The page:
Summation of planned funding for malaria grants

To examine how actual grant performance differed from planned disbursement, the amount of funding requested by recipient countries from the Global Fund for each year of the grant was extracted from the 146 approved malaria grant proposals listed on the Global Fund website [19]. Since total proposed funding may not match the actual amounts subsequently awarded in all cases, each year's requested funding was normalized against the actual awarded total [14]. The starting date for each grant was used to mark the beginning of that grant's first year, and the expected quarterly funding for each successive year (up to five) thereafter was extracted. Total expected disbursements for each quarter were then calculated by summing expected funding for each grant, and these totals were compared against the actual disbursement rates as well as those forecasted by the predictive models.

Estimating ACT procurement using forecasted disbursement

Each approved malaria Global Fund proposal was read to determine the proportion of each year's request intended for procurement of drugs for uncomplicated malaria. The percentage of the grant intended for procurement of drugs for uncomplicated malaria was then calculated separately for Phase 1 (years 1–2) and Phase 2 (years 3–5) of the grant, if applicable. If an itemized drug budget was not available in a particular proposal (39 proposals), average values were substituted from either the applicant country's other grant proposals, when possible, or otherwise from all grants in that funding round.

Multiplying predicted disbursements by the percentage intended for procurement of drugs for uncomplicated malaria resulted in a prediction of the amount of funding available for ACT procurement for each grant. Because ACT orders are customarily delivered to countries in staggered shipments over the course of a year, forecasted demand for ACT was lagged one year behind predicted disbursements from the Global Fund to recipient countries. For example, hypothetical country × might receive a disbursement of $1 M on 1 Jan 2005; of this $1 M, the Global Fund grant calls for 80% of 2005 funds to be used for purchase of drugs, and therefore, the country immediately places an $800,000 ACT order to cover yearly drug requirements. ACT arrives in staggered shipments throughout the year, until all $800,000 worth have been delivered by the end of 2005. Once the amount of funding for drugs had been predicted for each grant, amounts were summed across all grants for a particular country to determine predicted funding available for ACT procurement in that country, and globally, to examine the amount of ACT procurement the Global Fund may fund each year.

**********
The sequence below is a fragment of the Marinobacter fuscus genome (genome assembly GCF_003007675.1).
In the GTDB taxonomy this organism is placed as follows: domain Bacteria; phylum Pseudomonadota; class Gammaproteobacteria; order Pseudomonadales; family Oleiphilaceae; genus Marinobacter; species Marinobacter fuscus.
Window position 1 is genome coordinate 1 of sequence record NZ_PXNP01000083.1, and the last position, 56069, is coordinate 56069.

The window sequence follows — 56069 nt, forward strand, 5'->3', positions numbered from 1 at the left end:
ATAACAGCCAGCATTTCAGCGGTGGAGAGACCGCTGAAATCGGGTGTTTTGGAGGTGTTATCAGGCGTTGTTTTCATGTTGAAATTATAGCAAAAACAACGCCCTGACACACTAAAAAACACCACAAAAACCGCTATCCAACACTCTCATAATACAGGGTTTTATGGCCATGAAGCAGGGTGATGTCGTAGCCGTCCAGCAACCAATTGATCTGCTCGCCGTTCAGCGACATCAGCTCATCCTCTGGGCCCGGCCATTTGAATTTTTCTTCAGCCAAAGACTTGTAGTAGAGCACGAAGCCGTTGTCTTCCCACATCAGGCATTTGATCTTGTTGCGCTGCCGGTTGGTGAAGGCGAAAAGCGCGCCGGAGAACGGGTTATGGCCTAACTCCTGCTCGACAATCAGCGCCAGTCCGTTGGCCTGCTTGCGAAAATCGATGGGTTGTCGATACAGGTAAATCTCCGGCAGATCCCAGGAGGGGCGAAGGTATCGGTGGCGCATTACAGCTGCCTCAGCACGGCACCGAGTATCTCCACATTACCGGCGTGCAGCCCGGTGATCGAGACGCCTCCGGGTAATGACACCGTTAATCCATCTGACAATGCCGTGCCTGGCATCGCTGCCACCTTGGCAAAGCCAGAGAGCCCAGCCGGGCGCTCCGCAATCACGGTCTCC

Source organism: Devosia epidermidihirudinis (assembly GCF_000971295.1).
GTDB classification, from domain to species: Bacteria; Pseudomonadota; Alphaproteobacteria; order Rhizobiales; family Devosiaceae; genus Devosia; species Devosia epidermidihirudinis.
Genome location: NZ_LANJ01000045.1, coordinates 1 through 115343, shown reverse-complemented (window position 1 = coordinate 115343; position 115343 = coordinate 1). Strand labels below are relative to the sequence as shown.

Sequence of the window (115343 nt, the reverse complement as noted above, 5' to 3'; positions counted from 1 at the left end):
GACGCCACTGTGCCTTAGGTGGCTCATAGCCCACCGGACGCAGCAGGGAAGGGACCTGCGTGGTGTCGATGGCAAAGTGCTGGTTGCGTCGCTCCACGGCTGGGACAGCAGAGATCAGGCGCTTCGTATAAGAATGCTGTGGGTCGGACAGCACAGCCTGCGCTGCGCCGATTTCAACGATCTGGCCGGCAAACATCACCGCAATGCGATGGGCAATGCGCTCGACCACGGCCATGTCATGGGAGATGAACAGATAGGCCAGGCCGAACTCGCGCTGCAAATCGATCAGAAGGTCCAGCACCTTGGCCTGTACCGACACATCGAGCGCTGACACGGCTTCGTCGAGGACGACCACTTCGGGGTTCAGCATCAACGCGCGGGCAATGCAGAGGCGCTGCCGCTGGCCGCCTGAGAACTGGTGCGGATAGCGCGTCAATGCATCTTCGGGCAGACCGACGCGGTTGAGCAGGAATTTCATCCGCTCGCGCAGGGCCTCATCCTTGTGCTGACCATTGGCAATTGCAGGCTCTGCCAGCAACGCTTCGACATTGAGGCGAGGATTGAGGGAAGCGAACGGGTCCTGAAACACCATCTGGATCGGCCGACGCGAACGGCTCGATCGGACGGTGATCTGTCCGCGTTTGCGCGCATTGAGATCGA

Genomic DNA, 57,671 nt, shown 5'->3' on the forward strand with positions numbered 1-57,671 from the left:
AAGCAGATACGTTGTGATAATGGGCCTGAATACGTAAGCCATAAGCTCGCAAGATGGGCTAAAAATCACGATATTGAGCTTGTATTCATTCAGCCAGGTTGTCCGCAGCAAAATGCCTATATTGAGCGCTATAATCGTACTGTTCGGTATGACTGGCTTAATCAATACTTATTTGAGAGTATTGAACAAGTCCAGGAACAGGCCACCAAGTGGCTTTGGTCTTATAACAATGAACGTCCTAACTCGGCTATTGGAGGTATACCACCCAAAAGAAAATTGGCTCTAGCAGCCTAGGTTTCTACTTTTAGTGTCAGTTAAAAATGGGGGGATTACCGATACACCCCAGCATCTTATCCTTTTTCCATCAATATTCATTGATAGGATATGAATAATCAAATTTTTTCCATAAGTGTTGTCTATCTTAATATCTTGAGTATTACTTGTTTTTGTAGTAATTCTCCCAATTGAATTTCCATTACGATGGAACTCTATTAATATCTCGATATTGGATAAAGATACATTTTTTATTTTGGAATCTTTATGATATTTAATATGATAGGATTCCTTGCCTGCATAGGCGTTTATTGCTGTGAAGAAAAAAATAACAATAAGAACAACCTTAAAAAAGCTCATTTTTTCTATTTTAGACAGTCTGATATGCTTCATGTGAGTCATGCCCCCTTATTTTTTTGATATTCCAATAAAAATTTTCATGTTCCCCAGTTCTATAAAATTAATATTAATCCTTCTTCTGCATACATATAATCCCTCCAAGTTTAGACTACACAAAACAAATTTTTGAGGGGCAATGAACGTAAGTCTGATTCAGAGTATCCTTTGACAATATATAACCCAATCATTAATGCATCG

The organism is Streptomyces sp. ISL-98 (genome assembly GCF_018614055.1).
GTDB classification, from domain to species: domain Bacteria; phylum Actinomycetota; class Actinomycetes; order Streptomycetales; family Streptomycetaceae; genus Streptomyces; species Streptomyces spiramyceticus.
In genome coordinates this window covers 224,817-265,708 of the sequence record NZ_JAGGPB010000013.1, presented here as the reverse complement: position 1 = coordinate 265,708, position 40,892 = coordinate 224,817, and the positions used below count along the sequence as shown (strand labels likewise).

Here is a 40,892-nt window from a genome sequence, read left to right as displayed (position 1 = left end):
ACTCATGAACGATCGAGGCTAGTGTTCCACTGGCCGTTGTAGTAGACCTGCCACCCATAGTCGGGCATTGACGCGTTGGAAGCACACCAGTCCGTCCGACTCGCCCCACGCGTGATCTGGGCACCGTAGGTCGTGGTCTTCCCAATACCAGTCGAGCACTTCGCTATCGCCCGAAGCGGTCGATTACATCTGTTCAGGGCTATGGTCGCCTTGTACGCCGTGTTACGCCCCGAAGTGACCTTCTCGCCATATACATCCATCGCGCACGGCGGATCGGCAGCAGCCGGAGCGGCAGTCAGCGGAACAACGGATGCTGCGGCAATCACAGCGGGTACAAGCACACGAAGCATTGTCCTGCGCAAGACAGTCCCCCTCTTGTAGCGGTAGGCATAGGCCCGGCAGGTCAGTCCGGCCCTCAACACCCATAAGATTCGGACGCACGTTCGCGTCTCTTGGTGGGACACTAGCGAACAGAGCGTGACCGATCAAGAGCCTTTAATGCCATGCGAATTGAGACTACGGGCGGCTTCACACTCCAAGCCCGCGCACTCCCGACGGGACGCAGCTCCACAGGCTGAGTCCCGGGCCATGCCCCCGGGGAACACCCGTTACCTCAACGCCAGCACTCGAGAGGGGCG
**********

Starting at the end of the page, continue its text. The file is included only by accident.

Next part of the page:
To validate predictions of country-specific ACT demand generated using this approach, data were collected on ACT importation supported by specific Global Fund grants. Validation requires a complete set of importation records for all the ACT procured using Global Fund grants, including the date of all deliveries, total volumes, and their prices. Although partial records were obtained from several countries, comprehensive importation records were compiled for only two grants: one awarded during the first funding round to a Southern African country and one awarded in Round 4 to a country in East Africa. Data on all ACT orders placed and shipments received were obtained from sources including the National Medical Stores, the National Drug Authorities, and the Ministries of Health or Malaria Control Programmes. Cumulative dollars spent on ACT over time were summed from these records and compared to forecasted procurement.


Through Round 7, 143 malaria grants had been awarded to 158 principal recipients (15 grants had two recipient organizations) in 75 countries or multi-country cooperatives. Fitting regression lines to each grant's cumulative disbursement resulted in smoothed quarterly estimates of total disbursements from the Global Fund to recipient countries (Figure 3). Smoothed quarterly estimates were correlated with actual disbursements, with r = 0.565 (p < 0.01). Three-quarters of Round 1–6 grants (no grants in Round 7 had begun disbursement at the time of analysis) with at least three disbursements (n = 97) were used in a repeated split-sample procedure to select best-predicting variables and fit final predictive regression models forecasting disbursement slopes and intercepts [see Additional Files – Additional File 1]. In these models, the disbursement slope was positively associated with the total agreed funding, the maximum potential size of phase one of the grant, being located in East Africa, the funding round in which the grant was awarded, and the World Bank's rating of that country's control of corruption. Slope was negatively associated with agreed funding for phase two of the grant.